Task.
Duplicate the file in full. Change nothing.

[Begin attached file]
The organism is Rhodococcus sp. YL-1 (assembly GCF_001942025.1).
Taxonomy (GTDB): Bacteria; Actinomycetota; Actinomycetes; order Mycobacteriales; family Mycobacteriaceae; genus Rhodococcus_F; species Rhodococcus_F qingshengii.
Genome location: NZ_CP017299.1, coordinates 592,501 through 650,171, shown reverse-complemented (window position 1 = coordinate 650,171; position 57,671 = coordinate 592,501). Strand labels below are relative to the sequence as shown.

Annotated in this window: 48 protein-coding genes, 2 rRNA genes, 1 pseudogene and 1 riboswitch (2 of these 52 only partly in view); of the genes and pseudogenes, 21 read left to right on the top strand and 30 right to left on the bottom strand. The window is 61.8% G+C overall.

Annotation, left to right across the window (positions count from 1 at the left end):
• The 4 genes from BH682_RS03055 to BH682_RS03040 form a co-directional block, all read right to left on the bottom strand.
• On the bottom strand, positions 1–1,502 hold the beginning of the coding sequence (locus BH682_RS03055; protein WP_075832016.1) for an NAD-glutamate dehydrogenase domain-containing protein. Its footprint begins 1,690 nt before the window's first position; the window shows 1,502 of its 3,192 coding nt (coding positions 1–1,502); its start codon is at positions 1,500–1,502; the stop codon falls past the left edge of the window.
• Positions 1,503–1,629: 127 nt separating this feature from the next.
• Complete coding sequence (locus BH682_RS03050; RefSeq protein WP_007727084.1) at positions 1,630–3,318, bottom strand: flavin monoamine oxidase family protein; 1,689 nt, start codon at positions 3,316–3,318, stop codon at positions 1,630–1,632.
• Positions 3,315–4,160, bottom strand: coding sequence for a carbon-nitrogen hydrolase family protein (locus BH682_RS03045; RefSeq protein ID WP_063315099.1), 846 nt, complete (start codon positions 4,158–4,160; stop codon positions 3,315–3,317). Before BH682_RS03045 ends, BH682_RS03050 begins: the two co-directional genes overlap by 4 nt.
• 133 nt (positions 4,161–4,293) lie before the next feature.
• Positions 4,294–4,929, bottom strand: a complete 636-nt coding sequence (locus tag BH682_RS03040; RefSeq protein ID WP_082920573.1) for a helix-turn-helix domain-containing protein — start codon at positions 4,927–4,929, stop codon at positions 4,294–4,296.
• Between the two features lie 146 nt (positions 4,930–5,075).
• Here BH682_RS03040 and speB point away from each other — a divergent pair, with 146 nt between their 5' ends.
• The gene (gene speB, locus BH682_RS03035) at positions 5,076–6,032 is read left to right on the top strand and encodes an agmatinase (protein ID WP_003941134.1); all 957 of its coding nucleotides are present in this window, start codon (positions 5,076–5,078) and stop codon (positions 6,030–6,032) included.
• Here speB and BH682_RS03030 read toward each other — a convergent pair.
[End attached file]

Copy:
The organism is Rhodococcus sp. YL-1 (assembly GCF_001942025.1).
Taxonomy (GTDB): Bacteria; Actinomycetota; Actinomycetes; order Mycobacteriales; family Mycobacteriaceae; genus Rhodococcus_F; species Rhodococcus_F qingshengii.
Genome location: NZ_CP017299.1, coordinates 592,501 through 650,171, shown reverse-complemented (window position 1 = coordinate 650,171; position 57,671 = coordinate 592,501). Strand labels below are relative to the sequence as shown.

Annotated in this window: 48 protein-coding genes, 2 rRNA genes, 1 pseudogene and 1 riboswitch (2 of these 52 only partly in view); of the genes and pseudogenes, 21 read left to right on the top strand and 30 right to left on the bottom strand. The window is 61.8% G+C overall.

Annotation, left to right across the window (positions count from 1 at the left end):
• The 4 genes from BH682_RS03055 to BH682_RS03040 form a co-directional block, all read right to left on the bottom strand.
• On the bottom strand, positions 1–1,502 hold the beginning of the coding sequence (locus BH682_RS03055; protein WP_075832016.1) for an NAD-glutamate dehydrogenase domain-containing protein. Its footprint begins 1,690 nt before the window's first position; the window shows 1,502 of its 3,192 coding nt (coding positions 1–1,502); its start codon is at positions 1,500–1,502; the stop codon falls past the left edge of the window.
• Positions 1,503–1,629: 127 nt separating this feature from the next.
• Complete coding sequence (locus BH682_RS03050; RefSeq protein WP_007727084.1) at positions 1,630–3,318, bottom strand: flavin monoamine oxidase family protein; 1,689 nt, start codon at positions 3,316–3,318, stop codon at positions 1,630–1,632.
• Positions 3,315–4,160, bottom strand: coding sequence for a carbon-nitrogen hydrolase family protein (locus BH682_RS03045; RefSeq protein ID WP_063315099.1), 846 nt, complete (start codon positions 4,158–4,160; stop codon positions 3,315–3,317). Before BH682_RS03045 ends, BH682_RS03050 begins: the two co-directional genes overlap by 4 nt.
• 133 nt (positions 4,161–4,293) lie before the next feature.
• Positions 4,294–4,929, bottom strand: a complete 636-nt coding sequence (locus tag BH682_RS03040; RefSeq protein ID WP_082920573.1) for a helix-turn-helix domain-containing protein — start codon at positions 4,927–4,929, stop codon at positions 4,294–4,296.
• Between the two features lie 146 nt (positions 4,930–5,075).
• Here BH682_RS03040 and speB point away from each other — a divergent pair, with 146 nt between their 5' ends.
• The gene (gene speB, locus BH682_RS03035) at positions 5,076–6,032 is read left to right on the top strand and encodes an agmatinase (protein ID WP_003941134.1); all 957 of its coding nucleotides are present in this window, start codon (positions 5,076–5,078) and stop codon (positions 6,030–6,032) included.
• Here speB and BH682_RS03030 read toward each other — a convergent pair.